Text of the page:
Take the 2-minute tour ×
Mathematics Stack Exchange is a question and answer site for people studying math at any level and professionals in related fields. It's 100% free, no registration required.

I have set of $N$ concave polygons, given as list of 2D Euclidean coordinates. How to compute:

a. if any of them are overlapping?

b. if one arbitrarily selected polygon overlaps with any of the remaining $N-1$ polygons?

No need for obtaining points of intersection of the polygon's borders. The second answer b is sufficient, but maybe there also exists specialized algorithm for answering a.

share|improve this question
Do you consider two polygons that share an edge to be overlapping? –  anorton Dec 9 '12 at 14:12
And, are these integer coordinates or floats? (I'm asking this because it sounds like a programming problem...) –  anorton Dec 9 '12 at 14:19
For b, could you use the algorithm described here? stackoverflow.com/questions/2272179/… –  anorton Dec 9 '12 at 14:51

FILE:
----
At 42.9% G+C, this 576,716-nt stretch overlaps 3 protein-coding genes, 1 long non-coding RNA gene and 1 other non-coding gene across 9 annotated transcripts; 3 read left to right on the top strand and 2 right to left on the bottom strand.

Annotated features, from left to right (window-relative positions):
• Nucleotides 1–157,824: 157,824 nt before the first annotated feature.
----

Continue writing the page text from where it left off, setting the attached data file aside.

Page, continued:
@anorton: floats. Sharing edge could mean no-overlapping –  Sydnic Dec 9 '12 at 15:26
add comment

1 Answer

up vote 2 down vote accepted

If they intersect, either one of the polygons must be fully contained within the other, or their edges must intersect, so it's enough to

  • pick a random vertex of either polygon, and see if it lies inside the other polygon
  • check if there edge segments intersects.

If one of these tests returns true, then they intersect, otherwise they don't.

This can be implemented efficiently with a simple sweep line algorithm.

share|improve this answer
In the second step, you mean to check, if there are any edge intersections between polygons? Naive approach would require k*l intersection tests, where k, l are vertex counts of the two polygons. As far as I understand, this can be done quite quick with sweep line algorithm? –  Sydnic Dec 9 '12 at 15:32
That's correct:). It's also quite possible to integrate the first check into this sweep line algorithm easily, so that it requires only one pass. –  Lieven Dec 9 '12 at 16:15
add comment

Your Answer


By posting your answer, you agree to the privacy policy and terms of service.

Not the answer you're looking for? Browse other questions tagged or ask your own question.